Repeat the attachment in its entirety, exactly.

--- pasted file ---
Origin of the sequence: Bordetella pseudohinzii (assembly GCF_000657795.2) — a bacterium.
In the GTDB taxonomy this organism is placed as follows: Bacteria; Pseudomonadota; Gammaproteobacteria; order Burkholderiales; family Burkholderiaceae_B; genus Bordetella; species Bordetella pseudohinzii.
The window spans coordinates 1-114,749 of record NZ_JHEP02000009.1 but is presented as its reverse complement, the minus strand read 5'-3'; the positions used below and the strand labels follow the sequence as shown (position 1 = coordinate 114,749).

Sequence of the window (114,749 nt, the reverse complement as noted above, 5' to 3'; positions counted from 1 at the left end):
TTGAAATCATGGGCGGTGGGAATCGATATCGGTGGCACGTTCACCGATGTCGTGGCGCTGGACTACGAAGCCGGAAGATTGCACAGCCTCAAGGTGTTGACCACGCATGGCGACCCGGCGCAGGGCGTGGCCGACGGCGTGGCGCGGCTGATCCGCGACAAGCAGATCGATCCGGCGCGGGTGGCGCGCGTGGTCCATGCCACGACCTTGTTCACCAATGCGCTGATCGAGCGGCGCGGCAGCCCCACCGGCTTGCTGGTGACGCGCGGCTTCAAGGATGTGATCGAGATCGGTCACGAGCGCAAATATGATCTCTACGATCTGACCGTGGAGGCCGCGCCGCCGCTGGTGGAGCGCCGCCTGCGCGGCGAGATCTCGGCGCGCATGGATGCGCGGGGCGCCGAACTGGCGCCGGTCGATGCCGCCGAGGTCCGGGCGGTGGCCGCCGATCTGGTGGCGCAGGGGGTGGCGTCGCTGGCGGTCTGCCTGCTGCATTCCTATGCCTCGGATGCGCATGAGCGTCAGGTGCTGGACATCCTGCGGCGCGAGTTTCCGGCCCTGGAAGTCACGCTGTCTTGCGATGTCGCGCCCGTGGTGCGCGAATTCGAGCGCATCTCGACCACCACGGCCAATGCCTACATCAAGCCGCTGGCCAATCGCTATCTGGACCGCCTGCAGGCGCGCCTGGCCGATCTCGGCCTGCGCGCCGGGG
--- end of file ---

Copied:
Origin of the sequence: Bordetella pseudohinzii (assembly GCF_000657795.2) — a bacterium.
In the GTDB taxonomy this organism is placed as follows: Bacteria; Pseudomonadota; Gammaproteobacteria; order Burkholderiales; family Burkholderiaceae_B; genus Bordetella; species Bordetella pseudohinzii.
The window spans coordinates 1-114,749 of record NZ_JHEP02000009.1 but is presented as its reverse complement, the minus strand read 5'-3'; the positions used below and the strand labels follow the sequence as shown (position 1 = coordinate 114,749).

Sequence of the window (114,749 nt, the reverse complement as noted above, 5' to 3'; positions counted from 1 at the left end):
TTGAAATCATGGGCGGTGGGAATCGATATCGGTGGCACGTTCACCGATGTCGTGGCGCTGGACTACGAAGCCGGAAGATTGCACAGCCTCAAGGTGTTGACCACGCATGGCGACCCGGCGCAGGGCGTGGCCGACGGCGTGGCGCGGCTGATCCGCGACAAGCAGATCGATCCGGCGCGGGTGGCGCGCGTGGTCCATGCCACGACCTTGTTCACCAATGCGCTGATCGAGCGGCGCGGCAGCCCCACCGGCTTGCTGGTGACGCGCGGCTTCAAGGATGTGATCGAGATCGGTCACGAGCGCAAATATGATCTCTACGATCTGACCGTGGAGGCCGCGCCGCCGCTGGTGGAGCGCCGCCTGCGCGGCGAGATCTCGGCGCGCATGGATGCGCGGGGCGCCGAACTGGCGCCGGTCGATGCCGCCGAGGTCCGGGCGGTGGCCGCCGATCTGGTGGCGCAGGGGGTGGCGTCGCTGGCGGTCTGCCTGCTGCATTCCTATGCCTCGGATGCGCATGAGCGTCAGGTGCTGGACATCCTGCGGCGCGAGTTTCCGGCCCTGGAAGTCACGCTGTCTTGCGATGTCGCGCCCGTGGTGCGCGAATTCGAGCGCATCTCGACCACCACGGCCAATGCCTACATCAAGCCGCTGGCCAATCGCTATCTGGACCGCCTGCAGGCGCGCCTGGCCGATCTCGGCCTGCGCGCCGGGG